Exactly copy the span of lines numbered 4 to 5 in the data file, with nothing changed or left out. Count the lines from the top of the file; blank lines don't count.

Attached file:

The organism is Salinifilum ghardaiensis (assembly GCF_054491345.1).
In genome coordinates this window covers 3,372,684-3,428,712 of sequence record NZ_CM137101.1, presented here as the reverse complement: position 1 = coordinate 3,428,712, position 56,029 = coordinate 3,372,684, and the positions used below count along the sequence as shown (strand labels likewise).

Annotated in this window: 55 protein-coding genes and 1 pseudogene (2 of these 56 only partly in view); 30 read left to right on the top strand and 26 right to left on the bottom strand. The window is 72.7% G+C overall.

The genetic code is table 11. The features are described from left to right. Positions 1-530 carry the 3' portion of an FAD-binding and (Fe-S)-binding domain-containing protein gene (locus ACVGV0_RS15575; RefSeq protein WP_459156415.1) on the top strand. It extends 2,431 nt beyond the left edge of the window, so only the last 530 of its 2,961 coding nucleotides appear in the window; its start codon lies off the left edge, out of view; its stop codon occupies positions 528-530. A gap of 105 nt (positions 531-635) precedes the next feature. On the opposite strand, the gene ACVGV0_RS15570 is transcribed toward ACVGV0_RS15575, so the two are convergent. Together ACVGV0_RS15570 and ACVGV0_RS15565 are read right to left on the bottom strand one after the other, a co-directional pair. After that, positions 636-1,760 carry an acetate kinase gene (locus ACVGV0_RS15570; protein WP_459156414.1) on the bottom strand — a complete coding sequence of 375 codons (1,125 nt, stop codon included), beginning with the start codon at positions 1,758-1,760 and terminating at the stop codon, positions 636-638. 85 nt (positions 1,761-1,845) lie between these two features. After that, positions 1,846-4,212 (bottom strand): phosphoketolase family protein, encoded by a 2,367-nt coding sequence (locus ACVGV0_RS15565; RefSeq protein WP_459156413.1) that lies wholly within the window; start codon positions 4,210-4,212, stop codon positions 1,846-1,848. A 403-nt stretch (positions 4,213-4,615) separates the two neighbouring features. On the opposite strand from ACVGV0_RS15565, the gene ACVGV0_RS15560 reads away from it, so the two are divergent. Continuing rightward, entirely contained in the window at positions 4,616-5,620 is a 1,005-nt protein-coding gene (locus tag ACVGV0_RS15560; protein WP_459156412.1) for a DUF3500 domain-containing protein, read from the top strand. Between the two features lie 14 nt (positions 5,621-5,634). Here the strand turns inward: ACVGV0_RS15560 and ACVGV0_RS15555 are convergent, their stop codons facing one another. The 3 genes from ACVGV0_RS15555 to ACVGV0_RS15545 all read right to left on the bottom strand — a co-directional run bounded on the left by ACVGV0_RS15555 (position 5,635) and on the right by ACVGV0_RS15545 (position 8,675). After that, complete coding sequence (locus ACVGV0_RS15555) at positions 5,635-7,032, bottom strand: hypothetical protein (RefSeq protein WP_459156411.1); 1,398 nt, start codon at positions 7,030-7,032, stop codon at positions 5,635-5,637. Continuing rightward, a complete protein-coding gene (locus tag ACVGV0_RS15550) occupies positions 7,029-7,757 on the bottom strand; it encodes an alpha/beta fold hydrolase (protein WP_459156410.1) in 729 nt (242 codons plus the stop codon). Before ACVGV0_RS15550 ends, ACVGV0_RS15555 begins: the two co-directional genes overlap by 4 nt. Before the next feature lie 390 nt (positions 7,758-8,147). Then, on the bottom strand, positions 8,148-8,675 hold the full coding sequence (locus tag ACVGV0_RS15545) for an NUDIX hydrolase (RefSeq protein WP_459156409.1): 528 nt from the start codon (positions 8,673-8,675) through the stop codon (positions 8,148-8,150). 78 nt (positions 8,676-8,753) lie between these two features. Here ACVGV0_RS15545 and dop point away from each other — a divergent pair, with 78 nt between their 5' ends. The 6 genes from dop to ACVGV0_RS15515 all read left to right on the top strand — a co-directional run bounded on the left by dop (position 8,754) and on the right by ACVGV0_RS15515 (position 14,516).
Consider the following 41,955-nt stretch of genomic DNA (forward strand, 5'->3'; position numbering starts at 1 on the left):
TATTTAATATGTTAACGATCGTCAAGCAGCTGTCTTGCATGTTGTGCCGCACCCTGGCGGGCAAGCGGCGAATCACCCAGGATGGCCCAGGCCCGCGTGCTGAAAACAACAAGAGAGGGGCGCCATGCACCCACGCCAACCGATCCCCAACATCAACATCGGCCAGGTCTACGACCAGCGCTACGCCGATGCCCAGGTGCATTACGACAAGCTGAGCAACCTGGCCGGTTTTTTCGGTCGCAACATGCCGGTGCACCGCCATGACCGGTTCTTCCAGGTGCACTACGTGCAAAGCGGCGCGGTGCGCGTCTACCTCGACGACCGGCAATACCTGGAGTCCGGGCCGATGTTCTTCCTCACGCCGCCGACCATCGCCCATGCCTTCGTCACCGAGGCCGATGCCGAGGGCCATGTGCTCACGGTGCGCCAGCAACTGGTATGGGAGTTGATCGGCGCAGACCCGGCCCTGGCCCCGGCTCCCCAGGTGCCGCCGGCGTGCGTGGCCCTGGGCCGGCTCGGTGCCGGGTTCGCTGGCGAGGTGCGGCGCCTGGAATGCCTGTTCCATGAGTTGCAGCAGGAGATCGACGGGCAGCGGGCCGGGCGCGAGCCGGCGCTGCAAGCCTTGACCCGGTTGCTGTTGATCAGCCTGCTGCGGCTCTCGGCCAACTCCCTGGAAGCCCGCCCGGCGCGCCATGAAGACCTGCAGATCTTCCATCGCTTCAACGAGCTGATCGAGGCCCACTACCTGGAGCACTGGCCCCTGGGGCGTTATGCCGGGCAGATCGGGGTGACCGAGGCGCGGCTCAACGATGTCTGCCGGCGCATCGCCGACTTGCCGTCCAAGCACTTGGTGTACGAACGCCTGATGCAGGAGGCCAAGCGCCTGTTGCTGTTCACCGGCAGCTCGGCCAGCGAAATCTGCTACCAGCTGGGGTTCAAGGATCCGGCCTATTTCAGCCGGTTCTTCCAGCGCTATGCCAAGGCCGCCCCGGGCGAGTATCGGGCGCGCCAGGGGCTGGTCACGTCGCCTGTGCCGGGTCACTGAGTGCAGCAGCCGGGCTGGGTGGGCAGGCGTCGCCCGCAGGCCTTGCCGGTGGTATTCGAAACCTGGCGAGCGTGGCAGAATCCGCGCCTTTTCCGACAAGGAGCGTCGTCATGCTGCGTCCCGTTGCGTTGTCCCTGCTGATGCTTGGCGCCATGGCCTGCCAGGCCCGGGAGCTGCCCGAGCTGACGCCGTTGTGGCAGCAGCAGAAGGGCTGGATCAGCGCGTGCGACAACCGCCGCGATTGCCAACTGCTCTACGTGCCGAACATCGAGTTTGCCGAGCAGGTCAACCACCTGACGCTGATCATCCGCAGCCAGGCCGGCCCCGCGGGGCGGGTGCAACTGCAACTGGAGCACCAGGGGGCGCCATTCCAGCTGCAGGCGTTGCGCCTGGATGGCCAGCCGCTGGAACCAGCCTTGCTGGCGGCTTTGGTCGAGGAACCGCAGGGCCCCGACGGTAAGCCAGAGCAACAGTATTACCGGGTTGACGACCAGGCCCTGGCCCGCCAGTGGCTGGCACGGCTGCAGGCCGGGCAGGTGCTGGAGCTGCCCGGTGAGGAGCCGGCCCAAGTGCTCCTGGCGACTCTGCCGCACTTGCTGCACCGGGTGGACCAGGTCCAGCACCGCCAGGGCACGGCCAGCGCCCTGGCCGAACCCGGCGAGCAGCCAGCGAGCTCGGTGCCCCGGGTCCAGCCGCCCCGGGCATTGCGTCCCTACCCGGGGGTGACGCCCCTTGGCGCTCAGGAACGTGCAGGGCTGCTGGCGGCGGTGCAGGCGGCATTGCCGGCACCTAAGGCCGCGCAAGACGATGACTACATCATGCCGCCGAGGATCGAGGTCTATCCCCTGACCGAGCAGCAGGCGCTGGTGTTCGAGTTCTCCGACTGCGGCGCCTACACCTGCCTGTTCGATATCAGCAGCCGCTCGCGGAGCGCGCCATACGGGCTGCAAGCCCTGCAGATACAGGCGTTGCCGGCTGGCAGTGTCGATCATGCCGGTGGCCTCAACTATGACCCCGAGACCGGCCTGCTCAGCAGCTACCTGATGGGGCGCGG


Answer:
The genetic code is table 11. The features are described from left to right. Positions 1-530 carry the 3' portion of an FAD-binding and (Fe-S)-binding domain-containing protein gene (locus ACVGV0_RS15575; RefSeq protein WP_459156415.1) on the top strand. It extends 2,431 nt beyond the left edge of the window, so only the last 530 of its 2,961 coding nucleotides appear in the window; its start codon lies off the left edge, out of view; its stop codon occupies positions 528-530. A gap of 105 nt (positions 531-635) precedes the next feature. On the opposite strand, the gene ACVGV0_RS15570 is transcribed toward ACVGV0_RS15575, so the two are convergent. Together ACVGV0_RS15570 and ACVGV0_RS15565 are read right to left on the bottom strand one after the other, a co-directional pair. After that, positions 636-1,760 carry an acetate kinase gene (locus ACVGV0_RS15570; protein WP_459156414.1) on the bottom strand — a complete coding sequence of 375 codons (1,125 nt, stop codon included), beginning with the start codon at positions 1,758-1,760 and terminating at the stop codon, positions 636-638. 85 nt (positions 1,761-1,845) lie between these two features. After that, positions 1,846-4,212 (bottom strand): phosphoketolase family protein, encoded by a 2,367-nt coding sequence (locus ACVGV0_RS15565; RefSeq protein WP_459156413.1) that lies wholly within the window; start codon positions 4,210-4,212, stop codon positions 1,846-1,848. A 403-nt stretch (positions 4,213-4,615) separates the two neighbouring features. On the opposite strand from ACVGV0_RS15565, the gene ACVGV0_RS15560 reads away from it, so the two are divergent. Continuing rightward, entirely contained in the window at positions 4,616-5,620 is a 1,005-nt protein-coding gene (locus tag ACVGV0_RS15560; protein WP_459156412.1) for a DUF3500 domain-containing protein, read from the top strand. Between the two features lie 14 nt (positions 5,621-5,634). Here the strand turns inward: ACVGV0_RS15560 and ACVGV0_RS15555 are convergent, their stop codons facing one another. The 3 genes from ACVGV0_RS15555 to ACVGV0_RS15545 all read right to left on the bottom strand — a co-directional run bounded on the left by ACVGV0_RS15555 (position 5,635) and on the right by ACVGV0_RS15545 (position 8,675). After that, complete coding sequence (locus ACVGV0_RS15555) at positions 5,635-7,032, bottom strand: hypothetical protein (RefSeq protein WP_459156411.1); 1,398 nt, start codon at positions 7,030-7,032, stop codon at positions 5,635-5,637. Continuing rightward, a complete protein-coding gene (locus tag ACVGV0_RS15550) occupies positions 7,029-7,757 on the bottom strand; it encodes an alpha/beta fold hydrolase (protein WP_459156410.1) in 729 nt (242 codons plus the stop codon). Before ACVGV0_RS15550 ends, ACVGV0_RS15555 begins: the two co-directional genes overlap by 4 nt. Before the next feature lie 390 nt (positions 7,758-8,147). Then, on the bottom strand, positions 8,148-8,675 hold the full coding sequence (locus tag ACVGV0_RS15545) for an NUDIX hydrolase (RefSeq protein WP_459156409.1): 528 nt from the start codon (positions 8,673-8,675) through the stop codon (positions 8,148-8,150). 78 nt (positions 8,676-8,753) lie between these two features. Here ACVGV0_RS15545 and dop point away from each other — a divergent pair, with 78 nt between their 5' ends. The 6 genes from dop to ACVGV0_RS15515 all read left to right on the top strand — a co-directional run bounded on the left by dop (position 8,754) and on the right by ACVGV0_RS15515 (position 14,516).
Consider the following 41,955-nt stretch of genomic DNA (forward strand, 5'->3'; position numbering starts at 1 on the left):